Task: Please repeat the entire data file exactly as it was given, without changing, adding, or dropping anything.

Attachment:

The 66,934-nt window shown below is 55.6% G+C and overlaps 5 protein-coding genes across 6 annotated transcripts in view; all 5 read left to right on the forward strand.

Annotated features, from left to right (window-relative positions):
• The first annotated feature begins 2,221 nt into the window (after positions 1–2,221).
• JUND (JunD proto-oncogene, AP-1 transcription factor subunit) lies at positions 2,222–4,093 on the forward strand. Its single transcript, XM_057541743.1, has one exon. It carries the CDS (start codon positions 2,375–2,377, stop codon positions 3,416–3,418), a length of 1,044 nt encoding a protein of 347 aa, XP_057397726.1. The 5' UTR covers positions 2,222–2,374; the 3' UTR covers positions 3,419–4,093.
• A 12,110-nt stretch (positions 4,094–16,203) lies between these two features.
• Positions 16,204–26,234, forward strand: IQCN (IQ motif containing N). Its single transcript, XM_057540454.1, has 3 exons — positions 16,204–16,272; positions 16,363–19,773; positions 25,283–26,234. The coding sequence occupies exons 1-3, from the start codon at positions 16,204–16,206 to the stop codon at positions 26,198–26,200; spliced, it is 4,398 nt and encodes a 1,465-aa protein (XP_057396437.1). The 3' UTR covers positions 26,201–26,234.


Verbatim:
The 66,934-nt window shown below is 55.6% G+C and overlaps 5 protein-coding genes across 6 annotated transcripts in view; all 5 read left to right on the forward strand.

Annotated features, from left to right (window-relative positions):
• The first annotated feature begins 2,221 nt into the window (after positions 1–2,221).
• JUND (JunD proto-oncogene, AP-1 transcription factor subunit) lies at positions 2,222–4,093 on the forward strand. Its single transcript, XM_057541743.1, has one exon. It carries the CDS (start codon positions 2,375–2,377, stop codon positions 3,416–3,418), a length of 1,044 nt encoding a protein of 347 aa, XP_057397726.1. The 5' UTR covers positions 2,222–2,374; the 3' UTR covers positions 3,419–4,093.
• A 12,110-nt stretch (positions 4,094–16,203) lies between these two features.
• Positions 16,204–26,234, forward strand: IQCN (IQ motif containing N). Its single transcript, XM_057540454.1, has 3 exons — positions 16,204–16,272; positions 16,363–19,773; positions 25,283–26,234. The coding sequence occupies exons 1-3, from the start codon at positions 16,204–16,206 to the stop codon at positions 26,198–26,200; spliced, it is 4,398 nt and encodes a 1,465-aa protein (XP_057396437.1). The 3' UTR covers positions 26,201–26,234.